Shared from the 9/20/2019 Financial Review eEdition

The very model of corporate profitability

Dimensional profitability modelling


Management thinkers – and their offspring, management consultants – have been shaping and refining ‘‘the corporation’’ since the late 19th century. In that time the holy grail, found and unfound many times, has been to strike the perfect alignment of management science and corporate success.

The US is the birthplace of management consulting and the first management consulting firm was the eponymous Arthur D Little, incorporated in 1909 (although Little, a university chemist, started a precursor firm in 1886). Others to follow were Booz Allen Hamilton (founded by psychology graduate Ed Booz in 1914) and McKinsey & Company (founded by accounting professor James McKinsey in 1926).

Another influential pioneer in management thinking was American mechanical engineer Frederick Taylor, who wrote The Principles of Scientific Managementin 1911.

“[T]he best management is a true science, resting upon clearly defined laws, rules and principles,” Taylor explained.

Early management thinking centred on efficiency, productivity and process. It would be decades before the concept of “corporate strategy” – and the application of exacting corporate data to underpin it – emerged as a management discipline in the 1960s.

Walter Kiechel, author of The Lords of Strategy (2010), writes in Harvard Business Review: “From our perch in the 21st century, when every company has a strategy and every executive a set of key objectives, it’s difficult to comprehend the lack of direction that is said to have characterised earlier generations.”

In 1963, Bruce Henderson, a former Westinghouse vice-president, formed Boston Consulting Group and staked his claim as “the father of corporate strategy”.

Activity-based costing models – whereby the costs of serving customers are allocated using cost drivers – were used by strategy consultants to create the understanding of profitability that many businesses lacked. These models were effective in highlighting cross-subsidisation between profitable and unprofitable products.

“The point of gathering all those numbers was to figure out where you stood in relation to competitors and how you might seize advantage over them,” Kiechel says of this latest chapter in management thinking.

By the 1960s and 1970s, it had fallen to the new breed of strategy consultants to deliver the probing cost analysis that companies under increasing competitive pressure required.

Sydney management consultant Christopher Kernahan, author of Golden Scales: A History of Customer Profitability Analysis(2016), says that until then companies didn’t know their own costs and “weren’t set up to compete with each other”.

“They didn’t understand profitability and they didn’t understand their business in enough detail to accurately allocate costs to products or customers,” he says.

“As competition intensified, firms could no longer carry unprofitable products, services or customers and hope to cover them with the profitable ones.”

By the 1980s, the impetus for a strategic mindset became even more pronounced due to a perfect storm of factors: economic deregulation, globalisation, technology and the maelstrom of mergers and acquisitions unleased by investment banks and corporate raiders.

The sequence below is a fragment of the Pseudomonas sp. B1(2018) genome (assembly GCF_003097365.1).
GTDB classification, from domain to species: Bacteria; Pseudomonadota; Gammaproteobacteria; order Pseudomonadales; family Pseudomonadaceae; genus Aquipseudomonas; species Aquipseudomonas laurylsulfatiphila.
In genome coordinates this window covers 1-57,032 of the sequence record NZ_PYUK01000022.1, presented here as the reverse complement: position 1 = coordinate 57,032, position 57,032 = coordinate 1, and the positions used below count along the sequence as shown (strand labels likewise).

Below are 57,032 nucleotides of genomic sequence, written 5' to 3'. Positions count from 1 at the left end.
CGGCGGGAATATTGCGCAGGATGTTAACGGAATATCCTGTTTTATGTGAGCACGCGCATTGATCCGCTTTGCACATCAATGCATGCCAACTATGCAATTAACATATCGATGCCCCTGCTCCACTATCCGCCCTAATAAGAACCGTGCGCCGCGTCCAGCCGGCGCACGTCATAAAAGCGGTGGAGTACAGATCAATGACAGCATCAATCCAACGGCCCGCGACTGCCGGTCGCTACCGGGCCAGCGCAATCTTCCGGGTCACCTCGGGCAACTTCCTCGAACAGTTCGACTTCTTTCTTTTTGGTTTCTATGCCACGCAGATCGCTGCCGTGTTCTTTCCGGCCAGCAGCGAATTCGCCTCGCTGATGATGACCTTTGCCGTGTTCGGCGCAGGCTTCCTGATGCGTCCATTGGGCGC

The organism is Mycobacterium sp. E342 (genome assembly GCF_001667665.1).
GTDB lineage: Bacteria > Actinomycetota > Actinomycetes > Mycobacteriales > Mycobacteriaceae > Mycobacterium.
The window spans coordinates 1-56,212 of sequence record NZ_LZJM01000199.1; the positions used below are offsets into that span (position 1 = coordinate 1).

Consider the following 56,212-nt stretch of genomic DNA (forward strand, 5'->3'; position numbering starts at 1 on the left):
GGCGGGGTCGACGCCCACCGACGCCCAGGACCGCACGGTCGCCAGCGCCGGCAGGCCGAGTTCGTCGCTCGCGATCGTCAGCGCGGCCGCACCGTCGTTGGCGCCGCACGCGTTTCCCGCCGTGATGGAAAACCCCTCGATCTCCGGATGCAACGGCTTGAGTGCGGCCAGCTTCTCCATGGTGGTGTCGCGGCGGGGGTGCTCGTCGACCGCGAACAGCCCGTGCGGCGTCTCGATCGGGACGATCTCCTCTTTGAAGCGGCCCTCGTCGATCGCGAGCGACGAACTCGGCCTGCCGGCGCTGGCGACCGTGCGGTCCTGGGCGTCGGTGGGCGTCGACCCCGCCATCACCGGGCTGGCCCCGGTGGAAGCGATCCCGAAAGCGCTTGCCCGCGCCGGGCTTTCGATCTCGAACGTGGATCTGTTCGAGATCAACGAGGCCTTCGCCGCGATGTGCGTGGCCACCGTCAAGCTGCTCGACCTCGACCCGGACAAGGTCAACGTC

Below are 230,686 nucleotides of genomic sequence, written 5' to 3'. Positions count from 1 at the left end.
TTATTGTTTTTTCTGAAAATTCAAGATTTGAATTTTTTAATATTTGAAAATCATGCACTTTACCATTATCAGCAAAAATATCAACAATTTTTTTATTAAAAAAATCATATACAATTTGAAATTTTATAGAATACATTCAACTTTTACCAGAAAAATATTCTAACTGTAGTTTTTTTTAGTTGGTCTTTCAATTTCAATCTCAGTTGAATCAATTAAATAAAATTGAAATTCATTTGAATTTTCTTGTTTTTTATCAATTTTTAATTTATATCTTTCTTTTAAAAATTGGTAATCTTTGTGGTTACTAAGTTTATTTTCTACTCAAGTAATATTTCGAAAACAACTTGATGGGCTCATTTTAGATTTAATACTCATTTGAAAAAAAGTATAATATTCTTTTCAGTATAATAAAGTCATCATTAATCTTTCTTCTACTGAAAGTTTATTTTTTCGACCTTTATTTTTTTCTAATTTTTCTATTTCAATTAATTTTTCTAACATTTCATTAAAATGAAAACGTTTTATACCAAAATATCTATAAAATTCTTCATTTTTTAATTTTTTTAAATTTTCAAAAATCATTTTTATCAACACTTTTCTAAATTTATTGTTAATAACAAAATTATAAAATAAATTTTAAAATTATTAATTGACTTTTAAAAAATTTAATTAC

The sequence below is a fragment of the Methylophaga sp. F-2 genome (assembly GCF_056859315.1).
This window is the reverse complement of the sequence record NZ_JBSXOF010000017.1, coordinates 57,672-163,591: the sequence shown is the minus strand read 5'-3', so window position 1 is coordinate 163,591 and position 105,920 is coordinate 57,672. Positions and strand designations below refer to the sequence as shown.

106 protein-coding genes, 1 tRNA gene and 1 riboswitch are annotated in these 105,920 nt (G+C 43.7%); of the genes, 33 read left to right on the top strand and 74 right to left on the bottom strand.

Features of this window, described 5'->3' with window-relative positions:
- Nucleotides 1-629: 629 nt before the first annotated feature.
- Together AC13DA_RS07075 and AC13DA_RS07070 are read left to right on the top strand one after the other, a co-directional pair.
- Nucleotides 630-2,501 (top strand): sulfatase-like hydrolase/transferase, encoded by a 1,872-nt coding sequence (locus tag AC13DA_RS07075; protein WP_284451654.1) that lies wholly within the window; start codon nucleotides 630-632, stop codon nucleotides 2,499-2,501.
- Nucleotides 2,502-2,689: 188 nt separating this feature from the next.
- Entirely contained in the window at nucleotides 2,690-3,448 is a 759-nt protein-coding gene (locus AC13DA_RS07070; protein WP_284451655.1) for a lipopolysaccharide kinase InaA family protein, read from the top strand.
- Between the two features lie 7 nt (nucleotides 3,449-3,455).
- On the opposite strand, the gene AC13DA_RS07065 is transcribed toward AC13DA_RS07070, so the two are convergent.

In 1980, US management academic Michael Porter, described by Harvard Business School as “one of the world’s most influential thinkers on management and competitiveness”, wrote the seminal Competitive Strategy.

With this book, according to Kiechel, Porter “did more than anyone else to give strategy an academic rigour it sometimes lacked among consultants”.

Fast forward to the new century and it seems some of that progress has been lost.

Kernahan, who is the managing partner of Pacific Consulting Group (PCG), says technology and data science have made operational and customer data more readily available, yet there remain companies that don’t understand the “true profitability” of their customers and products.

“We see companies, even today, using averages of averages as a means of allocating costs to customers and thinking that they have an accurate understanding of profitability,” he says.

“Your least profitable customer can be three to five times as unprofitable as the average profitable customer. It is essential to have visibility into this because otherwise a whole range of decisions – pricing, investments, marketing – will be based on flawed assumptions.”

PCG has developed a Dimensional Profit Model (DPM) – a successor to activity-based costing – that provides companies with a methodology to “cohesively integrate financial, operational and customer data”.

DPMs utilise the abundance of automated data from operational assets such as scanners, stores and processing equipment to generate detailed cost allocations for different activities. Profitability can then be understood by various dimensions, including customer, product, channel and geography.

John Stathis, founder and chairman of PCG, says PCG developed its DPM a decade ago when it was engaged by a company in danger of collapse.

“They had suffered a $50 million loss the year before and could not understand why. We built a DPM with them and it completely changed their perspective,” he recalls.

“Before the DPM they had focused on collecting data site by site, process by process. With the DPM connecting all these sites and processes into a single model we were able to demonstrate the full flow of customers through their operations and highlight the highly unprofitable segments that were driving them out of business.”

The insights formed the basis of a successful three-year turnaround program.

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